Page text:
Cardiac vagal tone as a predictor of defensiveness, openness, and self-regulatory style
AuthorMovius, Hallam L.
AdvisorAllen, John J. B.
MetadataShow full item record
PublisherThe University of Arizona.
RightsCopyright © is held by the author. Digital access to this material is made possible by the University Libraries, University of Arizona. Further transmission, reproduction or presentation (such as public display or performance) of protected items is prohibited except with permission of the author.
AbstractCardiac Vagal Tone (CVT) has been shown to predict a number of important emotional and behavioral outcomes. Although CVT has been proposed as an index of emotion regulation (Porges et al., 1994), little research to date has sought to explore the link between CVT and broader conceptual variables relating to personality and self-regulation. The present study measured CVT (using respiratory sinus arrhythmia) across five-minute baseline, suppression, and recovery periods in participants (n = 102) who had previously completed a short form of the Marlowe-Crowne Social Desirability Scale and the Openness to Experience subscale of the NEO-PI. Response latencies for Ideal and Ought self-guides (Higgins, 1997) were collected in order to assess the relationship between self-regulatory style and CVT. Defensiveness, non-Openness, and increased Ought-self accessibility were hypothesized to predict reduced CVT, and reduced capacity to suppress of CVT. Data revealed that participants suppressed CVT during a serial counting task, and higher CVT was predicted by lower social anxiety scores. Defensiveness predicted generally lower mean CVT scores across conditions, but no difference in the degree of change for CVT from baseline to suppression, or suppression to recovery. The relationship between defensiveness and mean CVT levels was moderated by gender, with defensiveness predicting significant differences in CVT for men only (higher defensiveness correlating to lower CVT). Neither Openness nor self-guide accessibility was related to CVT levels, and defensiveness did not moderate the relationship between CVT and Openness. Supplemental analyses suggest that behavioral inhibition scores (BIS) may interact with gender in predicting CVT, with low-BIS men exhibiting higher CVT than high-BIS men, and low- and high-BIS women showing an inverted (but non-significant) pattern. The results imply that CVT may be a more conceptually distinct variable than had been predicted, but also raise questions about the nature of defensiveness for men and women, and the validity of self-report personality measures.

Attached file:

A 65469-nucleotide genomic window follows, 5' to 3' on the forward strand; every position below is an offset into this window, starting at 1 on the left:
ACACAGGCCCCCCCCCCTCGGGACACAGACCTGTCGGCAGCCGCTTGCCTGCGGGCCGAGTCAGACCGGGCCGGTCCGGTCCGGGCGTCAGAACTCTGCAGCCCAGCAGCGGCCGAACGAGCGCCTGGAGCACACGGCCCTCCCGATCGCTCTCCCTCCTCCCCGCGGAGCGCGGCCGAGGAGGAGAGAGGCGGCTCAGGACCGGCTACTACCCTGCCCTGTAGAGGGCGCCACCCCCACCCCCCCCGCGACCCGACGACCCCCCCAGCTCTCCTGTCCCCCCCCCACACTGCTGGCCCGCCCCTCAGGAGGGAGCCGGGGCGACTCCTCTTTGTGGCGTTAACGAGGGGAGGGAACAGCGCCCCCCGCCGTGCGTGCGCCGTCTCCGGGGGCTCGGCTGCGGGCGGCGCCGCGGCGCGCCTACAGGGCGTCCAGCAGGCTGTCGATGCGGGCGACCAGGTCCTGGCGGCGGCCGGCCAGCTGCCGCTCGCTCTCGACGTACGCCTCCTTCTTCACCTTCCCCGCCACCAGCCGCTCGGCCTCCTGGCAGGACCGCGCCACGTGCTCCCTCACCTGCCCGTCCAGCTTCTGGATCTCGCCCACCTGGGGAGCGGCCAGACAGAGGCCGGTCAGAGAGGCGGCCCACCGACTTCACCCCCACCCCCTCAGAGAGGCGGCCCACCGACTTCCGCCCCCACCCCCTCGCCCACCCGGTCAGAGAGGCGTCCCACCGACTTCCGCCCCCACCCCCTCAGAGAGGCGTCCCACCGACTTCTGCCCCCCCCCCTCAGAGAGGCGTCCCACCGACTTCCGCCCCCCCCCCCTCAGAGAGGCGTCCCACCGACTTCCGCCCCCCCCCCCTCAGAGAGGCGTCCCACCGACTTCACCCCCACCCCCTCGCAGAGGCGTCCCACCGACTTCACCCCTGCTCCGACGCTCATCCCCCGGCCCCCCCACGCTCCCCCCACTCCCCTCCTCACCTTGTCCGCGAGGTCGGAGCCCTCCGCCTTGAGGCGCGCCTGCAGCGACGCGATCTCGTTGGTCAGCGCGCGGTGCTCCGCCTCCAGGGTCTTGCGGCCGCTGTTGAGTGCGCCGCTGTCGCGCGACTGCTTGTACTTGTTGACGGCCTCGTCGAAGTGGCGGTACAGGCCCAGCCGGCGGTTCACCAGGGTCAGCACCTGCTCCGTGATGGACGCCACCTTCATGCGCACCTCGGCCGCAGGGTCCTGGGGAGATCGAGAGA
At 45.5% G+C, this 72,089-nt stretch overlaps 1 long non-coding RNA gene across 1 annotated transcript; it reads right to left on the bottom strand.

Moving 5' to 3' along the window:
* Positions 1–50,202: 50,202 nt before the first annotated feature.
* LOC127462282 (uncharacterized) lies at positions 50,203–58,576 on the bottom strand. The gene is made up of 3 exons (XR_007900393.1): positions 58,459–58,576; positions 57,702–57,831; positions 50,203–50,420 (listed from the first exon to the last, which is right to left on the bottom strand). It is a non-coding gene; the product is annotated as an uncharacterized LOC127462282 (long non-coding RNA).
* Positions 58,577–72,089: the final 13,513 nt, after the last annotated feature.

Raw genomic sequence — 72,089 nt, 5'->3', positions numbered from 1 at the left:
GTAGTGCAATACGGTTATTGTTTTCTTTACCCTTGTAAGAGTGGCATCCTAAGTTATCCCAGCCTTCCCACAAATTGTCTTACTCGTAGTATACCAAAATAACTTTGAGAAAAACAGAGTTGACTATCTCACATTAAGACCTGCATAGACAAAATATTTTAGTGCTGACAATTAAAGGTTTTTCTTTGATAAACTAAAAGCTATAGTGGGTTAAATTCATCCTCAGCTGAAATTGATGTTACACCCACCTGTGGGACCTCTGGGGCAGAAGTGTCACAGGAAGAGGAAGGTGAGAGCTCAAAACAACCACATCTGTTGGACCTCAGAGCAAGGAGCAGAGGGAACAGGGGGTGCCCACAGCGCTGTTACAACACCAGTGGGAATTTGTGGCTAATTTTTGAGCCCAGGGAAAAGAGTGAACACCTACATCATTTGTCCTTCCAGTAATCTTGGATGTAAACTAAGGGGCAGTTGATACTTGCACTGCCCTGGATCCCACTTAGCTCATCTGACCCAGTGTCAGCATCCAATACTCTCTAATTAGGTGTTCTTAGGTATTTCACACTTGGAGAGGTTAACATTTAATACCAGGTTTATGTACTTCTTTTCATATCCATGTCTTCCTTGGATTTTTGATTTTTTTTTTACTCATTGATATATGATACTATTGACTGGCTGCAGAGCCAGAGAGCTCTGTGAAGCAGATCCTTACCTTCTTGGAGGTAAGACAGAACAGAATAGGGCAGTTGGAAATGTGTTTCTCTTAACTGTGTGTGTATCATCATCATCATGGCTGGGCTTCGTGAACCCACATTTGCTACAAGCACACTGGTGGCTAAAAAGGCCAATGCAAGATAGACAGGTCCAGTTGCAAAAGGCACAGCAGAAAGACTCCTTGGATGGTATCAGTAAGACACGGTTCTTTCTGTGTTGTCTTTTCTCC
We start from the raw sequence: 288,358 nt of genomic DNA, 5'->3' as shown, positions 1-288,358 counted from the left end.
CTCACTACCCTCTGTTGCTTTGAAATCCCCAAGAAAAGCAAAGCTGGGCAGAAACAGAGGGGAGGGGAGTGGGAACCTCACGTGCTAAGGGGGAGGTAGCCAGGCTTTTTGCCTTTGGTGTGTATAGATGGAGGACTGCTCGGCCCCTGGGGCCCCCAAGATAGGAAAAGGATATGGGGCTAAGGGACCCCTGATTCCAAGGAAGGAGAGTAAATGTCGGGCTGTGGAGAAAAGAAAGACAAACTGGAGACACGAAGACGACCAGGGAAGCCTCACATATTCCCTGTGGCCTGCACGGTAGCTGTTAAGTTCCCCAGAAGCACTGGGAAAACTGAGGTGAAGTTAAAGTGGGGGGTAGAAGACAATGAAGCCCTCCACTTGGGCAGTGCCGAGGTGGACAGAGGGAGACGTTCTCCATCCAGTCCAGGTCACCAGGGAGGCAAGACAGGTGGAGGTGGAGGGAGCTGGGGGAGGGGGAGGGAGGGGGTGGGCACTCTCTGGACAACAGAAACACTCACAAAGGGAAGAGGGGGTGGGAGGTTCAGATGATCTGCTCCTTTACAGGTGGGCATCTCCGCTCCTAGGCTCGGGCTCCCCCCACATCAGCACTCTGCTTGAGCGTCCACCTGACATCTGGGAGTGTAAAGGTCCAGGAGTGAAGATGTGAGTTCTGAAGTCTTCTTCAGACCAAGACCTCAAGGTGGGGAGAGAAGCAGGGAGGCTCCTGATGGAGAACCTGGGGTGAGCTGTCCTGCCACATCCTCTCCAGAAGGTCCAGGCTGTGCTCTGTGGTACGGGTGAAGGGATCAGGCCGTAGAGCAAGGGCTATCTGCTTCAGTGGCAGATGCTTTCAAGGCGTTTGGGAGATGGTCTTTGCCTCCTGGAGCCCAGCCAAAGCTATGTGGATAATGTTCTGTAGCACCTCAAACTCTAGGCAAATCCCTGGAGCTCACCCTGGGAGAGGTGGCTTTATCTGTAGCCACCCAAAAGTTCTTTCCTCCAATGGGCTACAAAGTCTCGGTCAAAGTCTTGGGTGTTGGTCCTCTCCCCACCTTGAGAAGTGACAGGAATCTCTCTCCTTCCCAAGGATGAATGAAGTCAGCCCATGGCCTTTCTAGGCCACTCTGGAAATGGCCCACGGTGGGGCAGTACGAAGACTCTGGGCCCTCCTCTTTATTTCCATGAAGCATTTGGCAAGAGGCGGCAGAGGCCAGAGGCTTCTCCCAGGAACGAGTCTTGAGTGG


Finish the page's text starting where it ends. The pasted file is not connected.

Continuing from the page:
Degree ProgramGraduate College